And now, tis time to turn the three days left of my vacation into a productive time.
I have spent the last two days simply doing as I pleased; occasionally stepping up to do some chores around the Lost Apartment, but mostly just reading and watching things on television. I tried, the other night, to watch a movie, but gave up on both Lucky Logan and The Man in the Iron Mask (Leonardo DiCaprio version); I also tried watching a documentary, How the Devil Got His Horns, but quickly bored of each of them. I will probably give Lucky Logan another shot, as I love both Channing Tatum and Adam Driver, and it seems like a subversively brilliant and funny noir movie. (I actually stopped watching, not because I was bored, but because I thought, Paul would probably like this movie so I should wait and watch it with him)
I also watched the original Star Wars trilogy yesterday–well, more like had it on as background noise while I did other things–and while Episode IV has always been my favorite, since it was the first, I have to confess for the most part Episode V is probably the better film. I also have always resisted criticism of Episode VI, but the more I watch the more I tend to agree with the criticism. I mean, really, was the entire opening sequence rescuing Han necessary? It took up a good portion of the film, quite frankly, and to what purpose? And precisely, how did Luke, who never finished his training in Episode V, was far too impatient and wasn’t breaking through, suddenly become a Jedi Master in Episode VI?
Questions. So. Many. Questions.
But today, I need to get moving. I need to write, I need to proof the pages of Royal Street Reveillon AND the cover design and get that turned in. I need to finish cleaning the downstairs–I started and made some lovely headway over the past two days, doing it leisurely, and I’d like to keep that pace going, so by Sunday evening the entire place will be sparkling and clean. I want to read some more of Angie Kim’s Miracle Creek, and I have a lot of cleaning and organizing to do around my desk–balanced around the complaints and whines of Needy Kitty, who wants me to sit in my easy chair so he can sleep in my lap. I’ve also been going to bed ridiculously early every night, around ten, and sleeping until eight every morning, which has also been lovely. I don’t feel a bit slothful, which I usually do when I am getting this much sleep and doing so little. But I chose to look at Wednesday and Thursday as holidays, and now I can get some work done over these final three days of vacation.
A Twitter conversation sometime in the last few weeks with Rob Hart (whose soon-to-be-released The Warehouse–actually being released on my birthday) got me thinking about gay representation in crime fiction over the years, and reading I the Jury (surprise! Mickey Spillane’s first novel is rife with homophobia) made me remember that the only James Ellroy book I’ve ever read also had homophobia in it. I’d always wanted to read Ellroy, just had never gotten around to it, and I’d decided to dip in with a lesser known work. There was a gay character in it–minor–and the way he was talked about, the way he was treated, and the language that was used, was horrific. Despite owning a copy of L.A. Confidential, I’ve never read it…nor read any other Ellroy. I’ve always intended to go back and read some Ellroy; I met him when he was named a Grand Master by the Mystery Writers of America and we had a weird bonding experience over the Ken Holt mystery series for boys that we both read as kids. But I could never remember the name of the book of his I’d read. I knew it had a one-word title, which narrowed it down somewhat, and I’d even gotten a copy of Perfidia only to realize it wasn’t the book. For some reason I went digging around on Amazon and realized the book in question was Clandestine, and now I want to read it again.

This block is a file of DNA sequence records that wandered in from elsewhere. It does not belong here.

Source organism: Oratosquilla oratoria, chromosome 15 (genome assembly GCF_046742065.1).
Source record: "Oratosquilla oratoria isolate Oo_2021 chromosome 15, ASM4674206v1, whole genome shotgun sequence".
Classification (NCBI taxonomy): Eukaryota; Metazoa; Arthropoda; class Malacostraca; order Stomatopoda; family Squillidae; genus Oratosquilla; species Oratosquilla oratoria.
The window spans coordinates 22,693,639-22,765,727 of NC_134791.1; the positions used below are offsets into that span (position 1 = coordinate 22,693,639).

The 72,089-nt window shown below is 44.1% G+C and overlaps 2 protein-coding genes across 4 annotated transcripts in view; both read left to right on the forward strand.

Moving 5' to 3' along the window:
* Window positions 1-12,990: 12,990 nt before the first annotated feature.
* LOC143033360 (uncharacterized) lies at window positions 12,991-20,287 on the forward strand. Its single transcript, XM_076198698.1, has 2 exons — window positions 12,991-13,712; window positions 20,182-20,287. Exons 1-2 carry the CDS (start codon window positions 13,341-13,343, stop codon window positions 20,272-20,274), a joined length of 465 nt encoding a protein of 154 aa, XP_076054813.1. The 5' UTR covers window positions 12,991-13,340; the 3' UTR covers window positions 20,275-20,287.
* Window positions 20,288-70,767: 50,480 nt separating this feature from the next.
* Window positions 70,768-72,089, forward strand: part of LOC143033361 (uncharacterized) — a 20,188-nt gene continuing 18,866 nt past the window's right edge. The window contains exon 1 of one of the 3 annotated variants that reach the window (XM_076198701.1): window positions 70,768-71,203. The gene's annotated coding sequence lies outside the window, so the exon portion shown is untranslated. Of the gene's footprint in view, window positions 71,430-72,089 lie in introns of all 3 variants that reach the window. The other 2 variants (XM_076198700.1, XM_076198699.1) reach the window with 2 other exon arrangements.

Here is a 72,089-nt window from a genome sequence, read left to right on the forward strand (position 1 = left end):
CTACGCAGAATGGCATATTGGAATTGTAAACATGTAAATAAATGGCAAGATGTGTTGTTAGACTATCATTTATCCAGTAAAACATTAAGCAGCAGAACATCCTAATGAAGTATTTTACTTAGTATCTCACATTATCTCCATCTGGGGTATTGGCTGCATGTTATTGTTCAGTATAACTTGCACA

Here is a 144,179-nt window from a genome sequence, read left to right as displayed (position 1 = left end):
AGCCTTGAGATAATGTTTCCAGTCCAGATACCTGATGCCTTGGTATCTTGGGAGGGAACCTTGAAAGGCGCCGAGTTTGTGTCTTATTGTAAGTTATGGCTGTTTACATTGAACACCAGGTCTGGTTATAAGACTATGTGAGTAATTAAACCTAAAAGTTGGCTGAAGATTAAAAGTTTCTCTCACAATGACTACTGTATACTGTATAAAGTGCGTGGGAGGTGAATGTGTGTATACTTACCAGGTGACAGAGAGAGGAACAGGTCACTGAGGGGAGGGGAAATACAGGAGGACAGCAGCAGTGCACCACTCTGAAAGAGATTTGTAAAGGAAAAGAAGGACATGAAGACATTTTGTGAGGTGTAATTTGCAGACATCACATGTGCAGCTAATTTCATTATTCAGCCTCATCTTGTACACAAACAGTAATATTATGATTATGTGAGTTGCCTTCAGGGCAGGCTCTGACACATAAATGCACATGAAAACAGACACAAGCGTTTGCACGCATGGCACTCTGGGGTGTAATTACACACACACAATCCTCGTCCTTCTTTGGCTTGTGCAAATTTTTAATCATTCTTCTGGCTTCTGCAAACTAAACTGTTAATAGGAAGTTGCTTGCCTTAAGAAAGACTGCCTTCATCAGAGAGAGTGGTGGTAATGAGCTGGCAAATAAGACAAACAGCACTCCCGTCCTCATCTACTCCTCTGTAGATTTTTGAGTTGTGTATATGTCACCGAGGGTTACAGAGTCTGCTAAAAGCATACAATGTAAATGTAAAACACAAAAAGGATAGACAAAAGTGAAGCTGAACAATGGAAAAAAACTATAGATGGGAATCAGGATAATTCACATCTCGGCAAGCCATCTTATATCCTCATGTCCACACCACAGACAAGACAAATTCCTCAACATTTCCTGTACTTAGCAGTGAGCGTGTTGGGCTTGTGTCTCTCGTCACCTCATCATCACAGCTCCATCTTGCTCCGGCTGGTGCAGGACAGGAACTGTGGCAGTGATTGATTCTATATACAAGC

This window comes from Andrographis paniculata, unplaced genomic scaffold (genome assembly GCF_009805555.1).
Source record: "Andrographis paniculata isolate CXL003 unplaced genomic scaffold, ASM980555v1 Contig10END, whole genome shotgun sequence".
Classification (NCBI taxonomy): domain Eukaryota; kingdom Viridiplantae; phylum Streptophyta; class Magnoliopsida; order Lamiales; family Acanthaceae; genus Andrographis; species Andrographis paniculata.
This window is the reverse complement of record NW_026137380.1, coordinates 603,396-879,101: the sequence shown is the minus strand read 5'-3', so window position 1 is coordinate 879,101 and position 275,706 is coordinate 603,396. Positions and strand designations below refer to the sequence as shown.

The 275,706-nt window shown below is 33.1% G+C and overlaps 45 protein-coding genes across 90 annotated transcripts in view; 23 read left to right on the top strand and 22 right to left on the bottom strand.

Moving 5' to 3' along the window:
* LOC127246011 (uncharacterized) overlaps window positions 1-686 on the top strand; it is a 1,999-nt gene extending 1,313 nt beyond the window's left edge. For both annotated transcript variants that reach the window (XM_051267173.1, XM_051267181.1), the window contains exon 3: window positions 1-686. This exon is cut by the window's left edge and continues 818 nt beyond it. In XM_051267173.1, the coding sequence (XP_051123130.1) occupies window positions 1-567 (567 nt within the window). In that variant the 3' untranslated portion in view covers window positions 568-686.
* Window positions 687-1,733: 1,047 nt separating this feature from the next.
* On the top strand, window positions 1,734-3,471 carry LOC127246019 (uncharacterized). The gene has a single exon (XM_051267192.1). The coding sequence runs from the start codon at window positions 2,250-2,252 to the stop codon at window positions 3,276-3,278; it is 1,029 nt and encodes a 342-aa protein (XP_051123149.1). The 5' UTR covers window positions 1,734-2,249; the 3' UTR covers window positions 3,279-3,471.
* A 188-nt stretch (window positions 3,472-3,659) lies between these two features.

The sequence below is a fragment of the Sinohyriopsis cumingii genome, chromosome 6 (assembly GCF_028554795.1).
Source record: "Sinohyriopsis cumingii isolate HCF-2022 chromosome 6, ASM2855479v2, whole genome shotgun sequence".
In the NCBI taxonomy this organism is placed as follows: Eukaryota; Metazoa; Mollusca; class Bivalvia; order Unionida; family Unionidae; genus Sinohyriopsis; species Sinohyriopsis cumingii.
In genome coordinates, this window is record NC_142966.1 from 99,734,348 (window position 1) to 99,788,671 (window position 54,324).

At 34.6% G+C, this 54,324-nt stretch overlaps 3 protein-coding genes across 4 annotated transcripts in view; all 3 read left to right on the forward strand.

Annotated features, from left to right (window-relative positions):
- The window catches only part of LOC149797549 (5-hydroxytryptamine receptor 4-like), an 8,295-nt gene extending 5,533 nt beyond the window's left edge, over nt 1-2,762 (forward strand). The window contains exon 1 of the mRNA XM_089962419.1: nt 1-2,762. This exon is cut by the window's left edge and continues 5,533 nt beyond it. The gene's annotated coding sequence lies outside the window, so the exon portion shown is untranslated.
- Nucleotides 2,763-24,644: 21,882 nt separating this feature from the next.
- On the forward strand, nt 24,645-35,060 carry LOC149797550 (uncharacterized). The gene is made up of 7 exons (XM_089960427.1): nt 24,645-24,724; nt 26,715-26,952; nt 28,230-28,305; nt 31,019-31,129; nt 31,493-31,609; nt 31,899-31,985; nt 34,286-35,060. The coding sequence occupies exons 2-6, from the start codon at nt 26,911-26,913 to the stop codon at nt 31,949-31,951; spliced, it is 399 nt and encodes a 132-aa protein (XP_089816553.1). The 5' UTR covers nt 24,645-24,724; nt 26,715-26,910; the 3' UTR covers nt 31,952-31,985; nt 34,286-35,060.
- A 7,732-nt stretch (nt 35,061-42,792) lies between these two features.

Honestly. But the Spillane essay I’ve been making notes on would kind of fit into the over-all concept of a larger examination of gay representation, homophobia, and homophobic content in crime fiction; as well as questions of masculinity and toughness in America and American fiction.
It was also be interesting to do an essay comparing/contrasting Megan Abbott’s historical noir fiction with Ellroy’s.
So much writing, so little time, so little desire to actually do any of it.
Heavy heaving sigh.
I’d love to write noir novels about the hidden gay underground of Hollywood’s Golden Age; I had a great idea for one a while back that involved the drowning murder of a young actor who was sleeping with powerful gay men to help his own star rise at a studio in the 1950’s, and how his roommate/best friend/ex-lover, also an actor on the rise, tries to solve the crime since the homophobic cops don’t give a shit about another dead gay man in Los Angeles. It even has a great noir-like title: Chlorine.
I have so many ideas, always.
And now, it’s back to the spice mines. I have a load of laundry to fold, some things to print, and then it’s time to buckle down and start getting things done.
Have a lovely post-holiday Friday, Constant Reader.